Mangalitsa Pork Chops With Chanterelle-Skyr Sauce

Mangalitsa Pork Chop With Chanterelles And Skyr-3

Here’s a classic way to use chanterelles in a sauce that I should have shared a long time ago. I finally wrote down a recipe for it when my buddy Mike Kempenich asked me to write him something to demo on the Bob Winkelman Show. There weren’t too many guidelines except that the recipe should… 

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Hunt For The Hopniss

This past week I got to hunt something that’s eluded me: the groundnut/hopniss. I read about them for the first time in Sam Thayer’s book the Forager’s Harvest. In the book, Thayer shows a tuber that can be dug when you find clusters of the vines. Compared to hunting something above ground like a mushroom… 

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Peas with porcini, radish snaps and prosciutto_

Peas With Porcini, Proscuitto, And Radish Snaps

This recipe came about after I talked to my friend Jess Flemming, food writer for the St. Paul Pioneer press. Jess and I met last year when she did a piece on the restaurant I was working at. Jess recently dedicated a piece of flesh to pork: she agreed to get a tattoo of the… 

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fresh porcini butter

Fresh Porcini Butter

It’s been a banner year for mushrooms in Minnesota. The cool temperature and rain has made the forests erupt in boletes. I’ve seen enormous Leccinums with stems larger than I have ever come across, two bitter Tylopilus species I have never witnessed, bi-color boletes galore, and it goes without saying, plenty of porcini. I’ve taken… 

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white lobster mushrooms edible

White Lobster Mushrooms

I used to only pick or purchase lobster mushrooms for restaurant use that were totally red. I would turn away pickers trying to sell shrooms that didn’t fit the textbook description, having a little more white to red, or a different smell-saying that their lobsters weren’t “parasitized enough”. Another chef had told me to be… 

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wild plum ketchup recipe

Wild Plum Ketchup

I’ve been overlooking wild plums for a couple years, mistaking them for crab apples. I mean plums are purple right? Nope. Wild plums are deep red when ripe, but while they’re growing they’re green to white, and gradually begin turning red as the season progresses, just like crab apples. My girlfriend’s mom brought some down… 

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lobster mushroom terrine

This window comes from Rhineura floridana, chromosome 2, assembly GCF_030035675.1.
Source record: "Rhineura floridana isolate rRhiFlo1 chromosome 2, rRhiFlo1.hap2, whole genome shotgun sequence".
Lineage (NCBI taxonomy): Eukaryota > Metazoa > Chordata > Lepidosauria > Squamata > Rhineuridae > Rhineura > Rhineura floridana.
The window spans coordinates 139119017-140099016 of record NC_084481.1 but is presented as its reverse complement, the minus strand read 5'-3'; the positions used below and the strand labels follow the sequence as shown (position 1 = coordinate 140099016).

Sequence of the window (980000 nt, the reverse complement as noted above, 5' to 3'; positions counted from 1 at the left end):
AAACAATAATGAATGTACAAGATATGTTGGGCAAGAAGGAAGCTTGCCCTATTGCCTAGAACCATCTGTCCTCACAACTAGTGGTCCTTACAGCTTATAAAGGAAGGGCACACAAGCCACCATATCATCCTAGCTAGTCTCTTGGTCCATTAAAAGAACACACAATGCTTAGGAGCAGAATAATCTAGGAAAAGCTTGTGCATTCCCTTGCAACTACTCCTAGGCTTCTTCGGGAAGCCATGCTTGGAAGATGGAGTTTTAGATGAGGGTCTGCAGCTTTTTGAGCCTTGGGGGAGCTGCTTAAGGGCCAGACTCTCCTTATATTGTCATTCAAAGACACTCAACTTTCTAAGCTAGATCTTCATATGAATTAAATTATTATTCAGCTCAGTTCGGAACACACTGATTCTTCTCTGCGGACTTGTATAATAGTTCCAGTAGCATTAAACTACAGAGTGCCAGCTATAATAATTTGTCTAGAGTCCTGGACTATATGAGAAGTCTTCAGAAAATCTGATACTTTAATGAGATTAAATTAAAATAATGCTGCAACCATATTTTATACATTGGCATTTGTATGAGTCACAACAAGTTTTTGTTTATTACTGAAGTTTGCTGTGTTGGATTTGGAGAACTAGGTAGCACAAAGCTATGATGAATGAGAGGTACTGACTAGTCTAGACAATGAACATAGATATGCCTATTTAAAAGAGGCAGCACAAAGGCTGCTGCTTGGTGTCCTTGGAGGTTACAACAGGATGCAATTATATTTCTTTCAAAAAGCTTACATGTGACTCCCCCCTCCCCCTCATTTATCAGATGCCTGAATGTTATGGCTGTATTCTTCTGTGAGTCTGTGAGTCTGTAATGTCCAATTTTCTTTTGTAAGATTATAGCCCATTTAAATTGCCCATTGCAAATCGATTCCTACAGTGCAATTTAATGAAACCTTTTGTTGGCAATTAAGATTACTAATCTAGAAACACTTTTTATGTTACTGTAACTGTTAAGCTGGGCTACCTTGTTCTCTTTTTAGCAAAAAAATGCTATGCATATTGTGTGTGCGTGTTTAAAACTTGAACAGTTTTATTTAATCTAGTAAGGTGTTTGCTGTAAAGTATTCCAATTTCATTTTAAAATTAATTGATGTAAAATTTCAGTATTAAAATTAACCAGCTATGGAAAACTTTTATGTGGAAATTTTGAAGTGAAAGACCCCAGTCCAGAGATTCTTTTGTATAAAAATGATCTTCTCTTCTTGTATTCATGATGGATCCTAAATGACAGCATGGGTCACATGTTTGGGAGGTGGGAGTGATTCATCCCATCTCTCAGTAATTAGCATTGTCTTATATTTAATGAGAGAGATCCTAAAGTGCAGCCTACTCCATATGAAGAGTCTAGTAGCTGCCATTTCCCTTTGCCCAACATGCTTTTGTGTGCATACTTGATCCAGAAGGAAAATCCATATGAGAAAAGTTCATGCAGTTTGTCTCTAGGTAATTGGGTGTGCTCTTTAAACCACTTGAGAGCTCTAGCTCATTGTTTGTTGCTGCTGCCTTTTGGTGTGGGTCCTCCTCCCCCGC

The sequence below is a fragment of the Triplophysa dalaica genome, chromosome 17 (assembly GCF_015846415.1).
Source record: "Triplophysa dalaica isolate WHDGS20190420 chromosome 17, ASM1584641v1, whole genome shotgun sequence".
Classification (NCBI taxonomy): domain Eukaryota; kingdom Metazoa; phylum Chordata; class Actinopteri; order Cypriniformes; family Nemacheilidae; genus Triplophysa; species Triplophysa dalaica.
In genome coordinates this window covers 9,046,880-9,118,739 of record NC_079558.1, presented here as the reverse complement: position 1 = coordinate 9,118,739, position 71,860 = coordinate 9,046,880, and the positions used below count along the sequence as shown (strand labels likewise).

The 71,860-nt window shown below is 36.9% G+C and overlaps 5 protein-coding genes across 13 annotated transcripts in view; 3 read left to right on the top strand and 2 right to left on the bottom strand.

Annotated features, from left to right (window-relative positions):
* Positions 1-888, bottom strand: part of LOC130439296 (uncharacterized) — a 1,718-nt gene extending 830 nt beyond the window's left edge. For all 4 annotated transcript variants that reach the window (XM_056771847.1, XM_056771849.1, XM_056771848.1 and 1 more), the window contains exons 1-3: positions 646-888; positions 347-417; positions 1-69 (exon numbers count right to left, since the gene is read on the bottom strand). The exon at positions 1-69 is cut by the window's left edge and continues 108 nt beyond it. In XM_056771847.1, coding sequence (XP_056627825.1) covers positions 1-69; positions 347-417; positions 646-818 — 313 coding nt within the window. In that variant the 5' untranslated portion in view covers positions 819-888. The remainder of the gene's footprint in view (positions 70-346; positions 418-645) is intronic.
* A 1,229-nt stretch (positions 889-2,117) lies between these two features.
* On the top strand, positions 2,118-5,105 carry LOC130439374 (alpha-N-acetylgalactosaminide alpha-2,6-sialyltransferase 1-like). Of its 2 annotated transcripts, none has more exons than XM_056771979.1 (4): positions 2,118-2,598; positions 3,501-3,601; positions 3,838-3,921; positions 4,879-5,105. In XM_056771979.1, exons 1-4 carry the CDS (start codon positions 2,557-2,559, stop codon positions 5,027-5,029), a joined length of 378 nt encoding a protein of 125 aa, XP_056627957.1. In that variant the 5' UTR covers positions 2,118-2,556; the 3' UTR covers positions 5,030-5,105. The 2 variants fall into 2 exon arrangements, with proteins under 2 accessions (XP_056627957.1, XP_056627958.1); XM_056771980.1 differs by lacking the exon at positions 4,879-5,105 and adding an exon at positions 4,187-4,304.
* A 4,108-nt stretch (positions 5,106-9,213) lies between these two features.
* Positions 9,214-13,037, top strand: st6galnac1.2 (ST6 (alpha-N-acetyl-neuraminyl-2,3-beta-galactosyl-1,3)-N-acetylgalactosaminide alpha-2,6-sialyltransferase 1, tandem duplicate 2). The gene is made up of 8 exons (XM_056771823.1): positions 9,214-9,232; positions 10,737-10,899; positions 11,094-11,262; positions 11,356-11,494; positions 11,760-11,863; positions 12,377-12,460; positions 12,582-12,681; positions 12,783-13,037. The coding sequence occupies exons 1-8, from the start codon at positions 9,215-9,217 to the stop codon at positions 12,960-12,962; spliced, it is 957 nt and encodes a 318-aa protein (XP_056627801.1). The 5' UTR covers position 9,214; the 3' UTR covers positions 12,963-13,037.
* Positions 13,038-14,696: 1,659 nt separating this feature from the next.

Lobster Mushroom Terrine

After our last hunt for lobster mushrooms I started getting to work on some recipes, the first one being this fun terrine. If you’re a mushroom hunter yourself, you know that your fridge can easily get cramped from storing shrooms, so that was a big part of the inspiration for this. The other idea was… 

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It’s misty and quiet at 6 am, and we’re all alone. After a couple hours in the car, we know right where were going when we hit the trail: a patch of land gauged with ravines, and rich with mixed aspen, maple, and white oak, it’s the home of one of our favorite mushrooms-the lobster. After about half a mile on our favorite trail, we keep our eyes peeled for swatches of brilliant red, as deep in color as any crayon you had as a kid. You have to look close though, they like to hide beneath the leaves, creeping up through the duff on the forest floor. We make our way over the hills and up and down the ravines, picking as we go, and reveling in the excitement of pulling treasures from ground. It’s quiet, but the air is punctuated here and there by our yells to each other across the ravines. “This one’s a monster!!!” “Get over here quick and take a picture of this crazy one!”. Most of the time we know another person has run across a nice patch just from hearing squeals of excitement though, if you yell your favorite cuss word at the top of your lungs, you’ll get the picture of what that sounds like  For me, besides the prospect of a tasty dinner, I get excited by shapes. Each lobster is unique, and surprising-the Hypomyces fungus making each one twist and contort into abortive forms, looking like something from an evil fairy tale, or a mushroom from outer space. Lobsters are one of the more easy mushrooms out there to hunt; compared to morels they’re like shooting fish in a barrel, and the amounts that can be harvested in an hour or two alone are often really impressive. I know a number of hunters around the Twin Cities, and if you ask them their favorite mushroom to hunt, often the lobster will take the cake. They’re a paradigm shifting example of how I see hunting mushrooms not as a silent, solitary activity, but something more adventurous, and exciting. You never know exactly what’s waiting for you, or the crazy formations you might see. Happy hunting.

The Hills Have Lobster Mushrooms

It’s misty and quiet at 6 am, and we’re all alone. After a couple hours in the car, we know right where were going when we hit the trail: a patch of land gauged with ravines, and rich with mixed aspen, maple, and white oak. We’ve arrived at the home of one of our favorite… 

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catalan saffron milkcap recipe

Catalan Saffron Milkcaps

I got wind of a cookbook project and began talking with the Cascade Mycological Society behind it last week. They were looking for dishes featuring lactarius and slippery jack species, and just so happens I had a few recipes laying around I hadn’t shared. I agreed to donate 6 dishes or so for their book,… 

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